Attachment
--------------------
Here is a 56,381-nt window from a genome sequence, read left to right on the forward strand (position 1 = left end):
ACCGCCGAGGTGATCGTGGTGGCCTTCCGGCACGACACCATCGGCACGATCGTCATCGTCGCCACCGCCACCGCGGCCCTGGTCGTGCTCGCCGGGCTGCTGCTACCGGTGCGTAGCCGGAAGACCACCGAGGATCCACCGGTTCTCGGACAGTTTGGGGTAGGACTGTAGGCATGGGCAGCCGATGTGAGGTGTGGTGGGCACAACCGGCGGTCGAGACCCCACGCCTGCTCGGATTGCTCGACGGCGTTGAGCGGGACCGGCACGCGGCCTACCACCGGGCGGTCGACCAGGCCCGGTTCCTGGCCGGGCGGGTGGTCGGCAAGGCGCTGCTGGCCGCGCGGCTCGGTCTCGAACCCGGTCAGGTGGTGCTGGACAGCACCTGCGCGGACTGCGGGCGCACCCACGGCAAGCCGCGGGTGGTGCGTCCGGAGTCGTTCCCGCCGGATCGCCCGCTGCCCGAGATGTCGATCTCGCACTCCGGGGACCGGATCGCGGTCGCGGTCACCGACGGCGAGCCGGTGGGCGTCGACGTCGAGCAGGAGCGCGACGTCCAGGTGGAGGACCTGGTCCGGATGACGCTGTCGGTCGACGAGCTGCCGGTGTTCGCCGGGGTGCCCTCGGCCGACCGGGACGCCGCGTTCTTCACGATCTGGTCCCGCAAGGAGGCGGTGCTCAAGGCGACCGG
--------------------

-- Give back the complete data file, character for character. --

Here is a 56,381-nt window from a genome sequence, read left to right on the forward strand (position 1 = left end):
ACCGCCGAGGTGATCGTGGTGGCCTTCCGGCACGACACCATCGGCACGATCGTCATCGTCGCCACCGCCACCGCGGCCCTGGTCGTGCTCGCCGGGCTGCTGCTACCGGTGCGTAGCCGGAAGACCACCGAGGATCCACCGGTTCTCGGACAGTTTGGGGTAGGACTGTAGGCATGGGCAGCCGATGTGAGGTGTGGTGGGCACAACCGGCGGTCGAGACCCCACGCCTGCTCGGATTGCTCGACGGCGTTGAGCGGGACCGGCACGCGGCCTACCACCGGGCGGTCGACCAGGCCCGGTTCCTGGCCGGGCGGGTGGTCGGCAAGGCGCTGCTGGCCGCGCGGCTCGGTCTCGAACCCGGTCAGGTGGTGCTGGACAGCACCTGCGCGGACTGCGGGCGCACCCACGGCAAGCCGCGGGTGGTGCGTCCGGAGTCGTTCCCGCCGGATCGCCCGCTGCCCGAGATGTCGATCTCGCACTCCGGGGACCGGATCGCGGTCGCGGTCACCGACGGCGAGCCGGTGGGCGTCGACGTCGAGCAGGAGCGCGACGTCCAGGTGGAGGACCTGGTCCGGATGACGCTGTCGGTCGACGAGCTGCCGGTGTTCGCCGGGGTGCCCTCGGCCGACCGGGACGCCGCGTTCTTCACGATCTGGTCCCGCAAGGAGGCGGTGCTCAAGGCGACCGG